The pasilla negro pepper that is used in this dish is quite mild and provides only what recipe author Rick Bayless calls a “gentle glow.” But it also has a distinct flavor of raisins, which emphasizes and enhances the deeper notes of the bittersweet chocolate.
Even so, the chocolate and the pepper need to be tempered by a rich base, which this ice cream absolutely has. It’s a custard, with four egg yolks and equal amounts of heavy cream and half-and-half. Vanilla and Kahlua each make their own contributions to the flavor.
It’s an indulgence, but one of the better indulgences in which you can indulge. Give it a try. It may be the best pepper you ever eat.
HOMEMADE HOT PEPPER JELLY
Yield: 48 servings (6 cups)
6 (8-ounce) canning jars
1 1/2 cups finely chopped and seeded red bell pepper
1 cup finely chopped and seeded yellow bell pepper
1 1/4 cups finely chopped and seeded green bell pepper
1/4 cup finely chopped and seeded jalapeno
1 cup apple cider vinegar
1 (1.75-ounce) package powdered pectin
5 cups granulated sugar
1. Sterilize canning jars and lids in boiling water.
2. Place red, yellow and green bell peppers and jalapeno in a large saucepan over high heat. Add apple cider vinegar and pectin. Stirring constantly, bring to a rolling boil.
3. Stir in sugar and return to a rolling boil for 1 minute.
4. Remove from heat. Skim off any foam from top.
5. Ladle jelly evenly into sterile jars, filling to 1/4 inch from top of jar. Cover with flat lids and screw on screw bands tight.
6. Place jars into canner with hot water that is not boiling. Water should completely cover jar. Cook on high heat to reach a boil. Process for 5 minutes.
7. Remove from heat.
8. When jars are completely cooled, check seals by pressing centers of lids with finger. If lid springs back, lid is not sealed and refrigeration is necessary.
Recipe from aforkstale.com
EASIEST PEPPER JELLY
Yield: 8 servings (1 cup)
1/2 cup apple jelly
1/2 cup orange marmalade
1 teaspoon apple cider vinegar
1 tablespoon seeded and chopped jalapeno pepper
1 tablespoon chopped green onion
Stir together all ingredients in a small pan over medium heat until jelly and marmalade are melted and mixture is blended. Cool. Cover and refrigerate 8 hours.
Recipe from myrecipes.com
JALAPENO-CILANTRO YOGURT SAUCE
Yield: 8 servings
1 jalapeno, seeds removed, chopped
1 cup plain whole-milk Greek yogurt
1/2 cup cilantro leaves with tender stems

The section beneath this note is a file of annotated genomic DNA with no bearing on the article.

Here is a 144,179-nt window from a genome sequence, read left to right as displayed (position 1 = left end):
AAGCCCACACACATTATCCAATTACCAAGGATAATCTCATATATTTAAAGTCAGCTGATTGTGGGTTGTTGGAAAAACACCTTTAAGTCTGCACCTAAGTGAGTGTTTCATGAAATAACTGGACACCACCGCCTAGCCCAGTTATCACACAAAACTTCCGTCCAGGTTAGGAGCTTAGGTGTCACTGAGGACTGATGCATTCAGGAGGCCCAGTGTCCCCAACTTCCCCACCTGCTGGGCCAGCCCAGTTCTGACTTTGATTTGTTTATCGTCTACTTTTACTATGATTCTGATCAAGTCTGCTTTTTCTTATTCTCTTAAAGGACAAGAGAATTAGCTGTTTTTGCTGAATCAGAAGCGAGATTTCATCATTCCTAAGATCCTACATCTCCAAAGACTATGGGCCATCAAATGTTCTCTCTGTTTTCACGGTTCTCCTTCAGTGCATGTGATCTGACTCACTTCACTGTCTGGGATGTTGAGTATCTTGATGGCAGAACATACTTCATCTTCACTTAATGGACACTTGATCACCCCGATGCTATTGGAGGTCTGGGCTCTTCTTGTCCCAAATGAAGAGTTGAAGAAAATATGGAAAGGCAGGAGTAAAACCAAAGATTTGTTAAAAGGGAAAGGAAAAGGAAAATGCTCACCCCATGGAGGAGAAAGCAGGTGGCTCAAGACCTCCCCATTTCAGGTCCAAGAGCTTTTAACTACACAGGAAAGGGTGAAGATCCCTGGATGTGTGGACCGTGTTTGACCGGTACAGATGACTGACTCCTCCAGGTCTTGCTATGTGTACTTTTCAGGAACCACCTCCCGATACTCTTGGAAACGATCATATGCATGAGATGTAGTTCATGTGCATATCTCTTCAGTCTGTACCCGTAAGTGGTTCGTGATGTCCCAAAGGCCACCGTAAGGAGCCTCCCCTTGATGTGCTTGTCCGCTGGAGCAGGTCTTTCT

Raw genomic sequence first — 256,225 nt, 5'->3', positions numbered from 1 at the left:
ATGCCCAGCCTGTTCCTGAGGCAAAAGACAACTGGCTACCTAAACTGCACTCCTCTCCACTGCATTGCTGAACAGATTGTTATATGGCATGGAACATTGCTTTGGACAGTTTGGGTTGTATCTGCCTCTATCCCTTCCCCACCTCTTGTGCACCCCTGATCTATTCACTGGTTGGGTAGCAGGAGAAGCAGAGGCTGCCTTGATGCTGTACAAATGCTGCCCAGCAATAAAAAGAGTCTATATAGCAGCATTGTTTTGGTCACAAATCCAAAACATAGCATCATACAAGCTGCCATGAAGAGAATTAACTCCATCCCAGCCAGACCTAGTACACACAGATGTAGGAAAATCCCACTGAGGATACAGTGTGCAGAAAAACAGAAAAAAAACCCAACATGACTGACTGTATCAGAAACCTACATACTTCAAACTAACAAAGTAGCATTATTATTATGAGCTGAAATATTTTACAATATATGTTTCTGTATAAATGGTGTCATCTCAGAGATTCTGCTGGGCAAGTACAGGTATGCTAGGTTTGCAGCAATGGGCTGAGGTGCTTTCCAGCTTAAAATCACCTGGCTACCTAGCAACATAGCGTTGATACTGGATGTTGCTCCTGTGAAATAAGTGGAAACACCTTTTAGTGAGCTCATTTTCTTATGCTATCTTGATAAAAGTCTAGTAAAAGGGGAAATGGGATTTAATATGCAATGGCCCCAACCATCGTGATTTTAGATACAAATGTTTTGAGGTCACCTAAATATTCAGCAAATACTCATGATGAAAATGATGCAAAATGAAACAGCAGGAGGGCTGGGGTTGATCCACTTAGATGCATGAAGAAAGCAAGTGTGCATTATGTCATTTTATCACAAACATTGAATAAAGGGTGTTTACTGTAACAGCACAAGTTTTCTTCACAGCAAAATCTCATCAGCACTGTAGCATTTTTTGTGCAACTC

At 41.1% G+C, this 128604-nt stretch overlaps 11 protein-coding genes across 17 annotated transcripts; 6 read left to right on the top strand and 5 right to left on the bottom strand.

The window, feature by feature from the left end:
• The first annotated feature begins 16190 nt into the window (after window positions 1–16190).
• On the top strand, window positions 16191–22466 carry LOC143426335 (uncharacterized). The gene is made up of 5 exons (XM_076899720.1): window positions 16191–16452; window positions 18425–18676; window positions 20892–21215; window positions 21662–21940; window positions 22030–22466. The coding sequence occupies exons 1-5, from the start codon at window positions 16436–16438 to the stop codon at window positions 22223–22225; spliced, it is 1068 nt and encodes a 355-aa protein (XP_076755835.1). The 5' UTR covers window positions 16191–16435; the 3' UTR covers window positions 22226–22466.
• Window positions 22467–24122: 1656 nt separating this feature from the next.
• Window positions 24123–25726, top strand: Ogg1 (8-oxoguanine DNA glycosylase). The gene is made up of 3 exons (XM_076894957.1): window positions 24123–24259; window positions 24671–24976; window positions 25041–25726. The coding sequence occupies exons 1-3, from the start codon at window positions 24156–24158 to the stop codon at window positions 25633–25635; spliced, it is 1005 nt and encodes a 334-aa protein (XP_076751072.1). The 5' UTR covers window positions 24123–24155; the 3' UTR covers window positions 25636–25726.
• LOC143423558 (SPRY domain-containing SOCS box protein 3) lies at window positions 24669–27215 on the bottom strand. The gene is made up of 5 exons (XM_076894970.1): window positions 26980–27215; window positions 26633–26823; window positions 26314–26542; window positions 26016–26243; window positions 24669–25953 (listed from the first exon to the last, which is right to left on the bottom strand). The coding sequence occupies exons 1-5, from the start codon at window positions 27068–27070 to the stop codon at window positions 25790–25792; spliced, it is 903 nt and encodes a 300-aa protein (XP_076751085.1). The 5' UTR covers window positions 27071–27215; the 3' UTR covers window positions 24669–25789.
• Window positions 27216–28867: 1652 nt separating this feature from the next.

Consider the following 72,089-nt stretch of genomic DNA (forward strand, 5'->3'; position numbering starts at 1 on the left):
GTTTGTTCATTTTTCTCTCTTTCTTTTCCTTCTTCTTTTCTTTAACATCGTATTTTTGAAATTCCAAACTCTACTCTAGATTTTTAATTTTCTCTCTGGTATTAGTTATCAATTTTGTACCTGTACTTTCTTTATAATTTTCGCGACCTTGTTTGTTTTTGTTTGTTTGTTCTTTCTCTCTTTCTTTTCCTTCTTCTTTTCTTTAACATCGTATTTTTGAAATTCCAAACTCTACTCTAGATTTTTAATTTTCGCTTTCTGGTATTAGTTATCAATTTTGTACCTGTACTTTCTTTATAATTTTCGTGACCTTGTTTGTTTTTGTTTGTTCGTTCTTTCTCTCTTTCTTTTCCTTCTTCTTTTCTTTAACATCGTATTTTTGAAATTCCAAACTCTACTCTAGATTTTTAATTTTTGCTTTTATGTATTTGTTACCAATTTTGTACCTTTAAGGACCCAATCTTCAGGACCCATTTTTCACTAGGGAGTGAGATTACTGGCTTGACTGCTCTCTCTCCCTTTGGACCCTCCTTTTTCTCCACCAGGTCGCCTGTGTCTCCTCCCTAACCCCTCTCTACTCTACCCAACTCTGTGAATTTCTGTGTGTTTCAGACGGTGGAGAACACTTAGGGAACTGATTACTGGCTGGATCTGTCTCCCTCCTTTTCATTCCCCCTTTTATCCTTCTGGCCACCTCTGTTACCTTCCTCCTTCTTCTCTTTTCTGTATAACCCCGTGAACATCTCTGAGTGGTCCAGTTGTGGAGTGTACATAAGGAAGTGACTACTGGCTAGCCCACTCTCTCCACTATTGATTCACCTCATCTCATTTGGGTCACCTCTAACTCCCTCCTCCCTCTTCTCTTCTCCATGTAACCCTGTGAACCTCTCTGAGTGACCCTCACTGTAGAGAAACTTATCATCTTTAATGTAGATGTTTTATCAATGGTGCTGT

2 tablespoons mint leaves
1 tablespoon (or more) fresh lime juice
1/4 teaspoon ground cumin
Puree jalapeno, yogurt, cilantro, mint, lime juice, cumin and a generous pinch of salt in a blender until very smooth. Taste and season with salt and more lime juice, if desired.
Recipe by Cerulean Restaurant, Indianapolis, via Bon Appetit
SPICED GRILLED CHICKEN WITH CILANTRO LIME BUTTER
Yield: 6 servings
1 tablespoon chili powder
2 teaspoons brown sugar
2 teaspoons ground cinnamon
1 teaspoon baking cocoa
1/2 teaspoon salt
1/2 teaspoon pepper
3 tablespoons olive oil
1 tablespoon balsamic vinegar
6 (8-ounce) chicken breasts or leg quarters
1/8 cup butter, melted
1/4 cup minced fresh cilantro
2 tablespoons finely chopped red onion
1 tablespoon lime juice
1 serrano pepper, finely chopped
1/3 teaspoon pepper
1. In a small bowl, combine chili powder, brown sugar, cinnamon, cocoa, salt, pepper, olive oil and vinegar. Brush over chicken.
2. Arrange grill for indirect heat. When grill is hot, place chicken on grate, cover and cook until done, about 30 minutes for white meat or 45 minutes for dark meat. Chicken is cooked when a meat thermometer inserted into the thickest part of the largest piece reads 165 degrees.
3. Meanwhile, in a small bowl, combine the melted butter, cilantro, red onion, lime juice, chopped serrano and pepper. Drizzle over chicken before serving.
Adapted from a recipe from tasteofhome.com
EGGS POACHED IN A CHILE-TOMATO BROTH
Yield: 6 servings
7 poblano chiles
2 pounds tomatoes
1/3 cup vegetable oil
1 1/2 cups thinly sliced white onion
3 cups water
6 slices queso fresco
Note: The sauce can be made well ahead of time and can even be frozen.
1. Leave the stems, if any, on the poblanos. Place directly over the open flame of a gas stove or a wood or charcoal grill. If using electricity, smear the chiles with a light coating of oil and place them directly under the broiler. Turn the chiles from time to time to allow the skin to blister and char lightly all over. Do not allow the flesh to be burnt through.